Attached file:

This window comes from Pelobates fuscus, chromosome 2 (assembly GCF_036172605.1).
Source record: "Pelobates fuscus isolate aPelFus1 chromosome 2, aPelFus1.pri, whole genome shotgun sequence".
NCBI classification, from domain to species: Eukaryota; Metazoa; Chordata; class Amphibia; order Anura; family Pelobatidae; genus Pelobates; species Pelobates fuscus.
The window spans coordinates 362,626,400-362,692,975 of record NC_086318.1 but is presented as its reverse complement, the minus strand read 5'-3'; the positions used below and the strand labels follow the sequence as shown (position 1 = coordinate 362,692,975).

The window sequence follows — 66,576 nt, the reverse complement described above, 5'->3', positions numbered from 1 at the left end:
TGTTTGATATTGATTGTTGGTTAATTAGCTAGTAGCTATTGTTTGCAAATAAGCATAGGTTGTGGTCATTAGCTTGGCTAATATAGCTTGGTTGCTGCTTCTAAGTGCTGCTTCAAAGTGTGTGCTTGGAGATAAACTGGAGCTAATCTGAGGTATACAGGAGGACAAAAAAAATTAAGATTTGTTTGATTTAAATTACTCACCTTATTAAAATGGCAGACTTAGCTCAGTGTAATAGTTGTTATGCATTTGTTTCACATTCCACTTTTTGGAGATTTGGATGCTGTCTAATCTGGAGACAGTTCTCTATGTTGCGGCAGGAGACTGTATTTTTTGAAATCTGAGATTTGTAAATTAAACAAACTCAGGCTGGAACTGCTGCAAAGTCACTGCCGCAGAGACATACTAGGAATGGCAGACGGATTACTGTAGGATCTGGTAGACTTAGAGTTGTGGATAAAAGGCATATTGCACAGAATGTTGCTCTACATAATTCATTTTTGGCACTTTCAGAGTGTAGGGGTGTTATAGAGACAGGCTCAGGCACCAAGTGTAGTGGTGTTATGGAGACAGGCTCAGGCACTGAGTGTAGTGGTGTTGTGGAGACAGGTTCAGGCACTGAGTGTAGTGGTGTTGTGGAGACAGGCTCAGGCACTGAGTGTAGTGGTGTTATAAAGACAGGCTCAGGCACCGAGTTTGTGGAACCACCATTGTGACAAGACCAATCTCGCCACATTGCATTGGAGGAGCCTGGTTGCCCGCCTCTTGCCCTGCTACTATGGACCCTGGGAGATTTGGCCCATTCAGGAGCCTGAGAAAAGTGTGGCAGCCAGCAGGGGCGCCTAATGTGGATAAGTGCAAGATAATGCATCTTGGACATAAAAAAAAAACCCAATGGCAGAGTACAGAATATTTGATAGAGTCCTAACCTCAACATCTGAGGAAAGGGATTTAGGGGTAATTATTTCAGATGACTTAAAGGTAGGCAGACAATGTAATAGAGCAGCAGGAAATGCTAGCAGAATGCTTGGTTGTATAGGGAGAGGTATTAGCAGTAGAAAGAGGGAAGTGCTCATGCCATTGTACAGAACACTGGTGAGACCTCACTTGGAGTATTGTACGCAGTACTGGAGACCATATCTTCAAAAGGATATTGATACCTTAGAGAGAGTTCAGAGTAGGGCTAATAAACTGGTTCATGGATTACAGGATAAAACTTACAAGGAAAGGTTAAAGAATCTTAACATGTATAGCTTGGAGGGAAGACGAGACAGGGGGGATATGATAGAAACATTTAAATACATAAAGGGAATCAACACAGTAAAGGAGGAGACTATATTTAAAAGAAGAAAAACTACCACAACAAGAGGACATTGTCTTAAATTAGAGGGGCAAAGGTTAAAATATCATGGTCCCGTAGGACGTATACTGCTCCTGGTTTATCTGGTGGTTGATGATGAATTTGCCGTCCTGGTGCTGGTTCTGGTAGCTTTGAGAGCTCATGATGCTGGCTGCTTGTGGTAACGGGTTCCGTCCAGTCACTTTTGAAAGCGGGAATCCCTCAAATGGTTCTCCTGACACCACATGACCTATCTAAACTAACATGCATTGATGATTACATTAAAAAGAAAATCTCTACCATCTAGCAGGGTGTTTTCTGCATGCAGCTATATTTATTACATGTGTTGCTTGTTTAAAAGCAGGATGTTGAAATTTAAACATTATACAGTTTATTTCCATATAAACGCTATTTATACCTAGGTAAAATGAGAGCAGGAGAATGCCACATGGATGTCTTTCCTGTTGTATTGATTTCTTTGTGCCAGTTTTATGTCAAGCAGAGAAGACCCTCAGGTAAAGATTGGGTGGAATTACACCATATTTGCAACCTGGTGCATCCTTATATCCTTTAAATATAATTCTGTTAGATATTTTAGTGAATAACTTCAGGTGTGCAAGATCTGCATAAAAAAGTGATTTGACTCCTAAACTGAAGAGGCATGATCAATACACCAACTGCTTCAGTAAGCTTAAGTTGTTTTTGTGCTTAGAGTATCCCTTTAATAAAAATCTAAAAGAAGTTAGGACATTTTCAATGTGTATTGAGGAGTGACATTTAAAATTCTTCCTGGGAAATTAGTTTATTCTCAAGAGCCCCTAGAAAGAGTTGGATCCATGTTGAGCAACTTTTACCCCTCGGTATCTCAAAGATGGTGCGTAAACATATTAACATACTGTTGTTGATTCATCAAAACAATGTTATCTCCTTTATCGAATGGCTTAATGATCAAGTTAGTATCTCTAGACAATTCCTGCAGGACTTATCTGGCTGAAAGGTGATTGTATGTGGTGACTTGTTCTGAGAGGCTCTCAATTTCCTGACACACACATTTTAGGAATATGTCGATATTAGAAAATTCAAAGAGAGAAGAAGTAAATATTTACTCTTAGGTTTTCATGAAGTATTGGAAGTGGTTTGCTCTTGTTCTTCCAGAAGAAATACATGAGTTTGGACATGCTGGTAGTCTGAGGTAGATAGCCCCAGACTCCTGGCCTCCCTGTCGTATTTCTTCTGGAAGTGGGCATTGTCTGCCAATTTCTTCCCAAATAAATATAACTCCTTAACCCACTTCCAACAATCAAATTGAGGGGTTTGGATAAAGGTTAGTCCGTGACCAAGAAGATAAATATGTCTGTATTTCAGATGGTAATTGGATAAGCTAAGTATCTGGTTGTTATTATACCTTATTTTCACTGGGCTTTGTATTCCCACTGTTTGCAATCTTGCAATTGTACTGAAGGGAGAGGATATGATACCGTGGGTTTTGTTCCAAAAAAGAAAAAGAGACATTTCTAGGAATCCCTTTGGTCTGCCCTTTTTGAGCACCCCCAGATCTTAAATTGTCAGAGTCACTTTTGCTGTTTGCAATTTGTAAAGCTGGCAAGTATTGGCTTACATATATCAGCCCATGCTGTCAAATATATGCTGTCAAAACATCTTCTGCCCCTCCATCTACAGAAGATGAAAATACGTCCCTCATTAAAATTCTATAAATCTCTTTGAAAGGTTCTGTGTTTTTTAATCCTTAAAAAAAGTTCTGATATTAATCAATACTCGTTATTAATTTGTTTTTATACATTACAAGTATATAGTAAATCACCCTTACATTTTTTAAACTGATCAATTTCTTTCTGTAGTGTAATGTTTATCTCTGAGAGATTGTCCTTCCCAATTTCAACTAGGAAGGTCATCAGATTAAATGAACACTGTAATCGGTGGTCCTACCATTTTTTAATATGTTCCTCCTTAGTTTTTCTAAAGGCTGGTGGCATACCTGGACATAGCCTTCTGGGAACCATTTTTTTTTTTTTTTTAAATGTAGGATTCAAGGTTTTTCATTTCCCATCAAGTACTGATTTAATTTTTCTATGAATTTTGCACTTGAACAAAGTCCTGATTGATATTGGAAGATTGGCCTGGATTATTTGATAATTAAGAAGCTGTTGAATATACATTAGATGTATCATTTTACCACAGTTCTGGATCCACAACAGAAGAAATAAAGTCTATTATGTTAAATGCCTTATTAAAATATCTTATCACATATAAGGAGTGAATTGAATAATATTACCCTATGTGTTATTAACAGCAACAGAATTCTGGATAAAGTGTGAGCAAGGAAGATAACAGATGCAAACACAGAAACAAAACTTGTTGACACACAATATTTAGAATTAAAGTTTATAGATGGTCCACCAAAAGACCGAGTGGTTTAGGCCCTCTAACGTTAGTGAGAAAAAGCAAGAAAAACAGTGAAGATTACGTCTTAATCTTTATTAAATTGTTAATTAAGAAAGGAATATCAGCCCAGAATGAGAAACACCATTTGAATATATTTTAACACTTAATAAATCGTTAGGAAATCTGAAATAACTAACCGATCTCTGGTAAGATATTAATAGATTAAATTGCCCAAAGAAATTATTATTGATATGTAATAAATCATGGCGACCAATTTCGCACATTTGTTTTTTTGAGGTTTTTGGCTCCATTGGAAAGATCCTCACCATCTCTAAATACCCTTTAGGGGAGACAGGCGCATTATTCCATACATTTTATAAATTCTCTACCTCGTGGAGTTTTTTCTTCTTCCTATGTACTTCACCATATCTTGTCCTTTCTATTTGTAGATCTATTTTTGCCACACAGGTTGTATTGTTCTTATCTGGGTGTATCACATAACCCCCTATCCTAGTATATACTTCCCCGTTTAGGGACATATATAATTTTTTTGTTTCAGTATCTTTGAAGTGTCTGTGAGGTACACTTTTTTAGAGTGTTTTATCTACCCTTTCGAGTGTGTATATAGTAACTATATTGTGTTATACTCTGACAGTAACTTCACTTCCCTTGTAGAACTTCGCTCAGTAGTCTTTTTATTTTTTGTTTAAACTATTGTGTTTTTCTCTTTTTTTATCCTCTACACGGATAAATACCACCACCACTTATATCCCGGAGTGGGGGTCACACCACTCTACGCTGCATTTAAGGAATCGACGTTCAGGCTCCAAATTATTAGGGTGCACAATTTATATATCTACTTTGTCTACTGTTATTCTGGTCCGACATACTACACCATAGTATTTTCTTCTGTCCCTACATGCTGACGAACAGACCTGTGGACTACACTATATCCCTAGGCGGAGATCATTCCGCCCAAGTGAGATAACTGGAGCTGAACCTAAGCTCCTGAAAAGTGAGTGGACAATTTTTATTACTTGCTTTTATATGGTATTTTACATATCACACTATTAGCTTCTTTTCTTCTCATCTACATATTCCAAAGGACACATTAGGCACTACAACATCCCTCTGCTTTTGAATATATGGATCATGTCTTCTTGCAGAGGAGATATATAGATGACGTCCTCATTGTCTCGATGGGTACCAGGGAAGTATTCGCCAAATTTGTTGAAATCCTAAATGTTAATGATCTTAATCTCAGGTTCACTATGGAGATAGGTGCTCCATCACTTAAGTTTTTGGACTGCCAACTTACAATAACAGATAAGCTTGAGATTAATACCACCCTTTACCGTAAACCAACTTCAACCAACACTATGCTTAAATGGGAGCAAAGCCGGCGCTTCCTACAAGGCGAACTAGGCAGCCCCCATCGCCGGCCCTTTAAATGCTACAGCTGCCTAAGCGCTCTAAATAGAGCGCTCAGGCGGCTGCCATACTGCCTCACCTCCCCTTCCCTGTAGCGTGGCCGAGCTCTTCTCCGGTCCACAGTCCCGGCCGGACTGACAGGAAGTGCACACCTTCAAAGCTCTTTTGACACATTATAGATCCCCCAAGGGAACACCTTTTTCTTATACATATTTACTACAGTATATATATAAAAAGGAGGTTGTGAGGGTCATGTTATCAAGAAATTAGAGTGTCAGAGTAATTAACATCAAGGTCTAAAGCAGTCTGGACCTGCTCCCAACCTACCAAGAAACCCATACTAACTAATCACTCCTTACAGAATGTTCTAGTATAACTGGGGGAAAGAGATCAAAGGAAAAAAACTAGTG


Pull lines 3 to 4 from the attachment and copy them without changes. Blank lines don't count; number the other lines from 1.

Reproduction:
NCBI classification, from domain to species: Eukaryota; Metazoa; Chordata; class Amphibia; order Anura; family Pelobatidae; genus Pelobates; species Pelobates fuscus.
The window spans coordinates 362,626,400-362,692,975 of record NC_086318.1 but is presented as its reverse complement, the minus strand read 5'-3'; the positions used below and the strand labels follow the sequence as shown (position 1 = coordinate 362,692,975).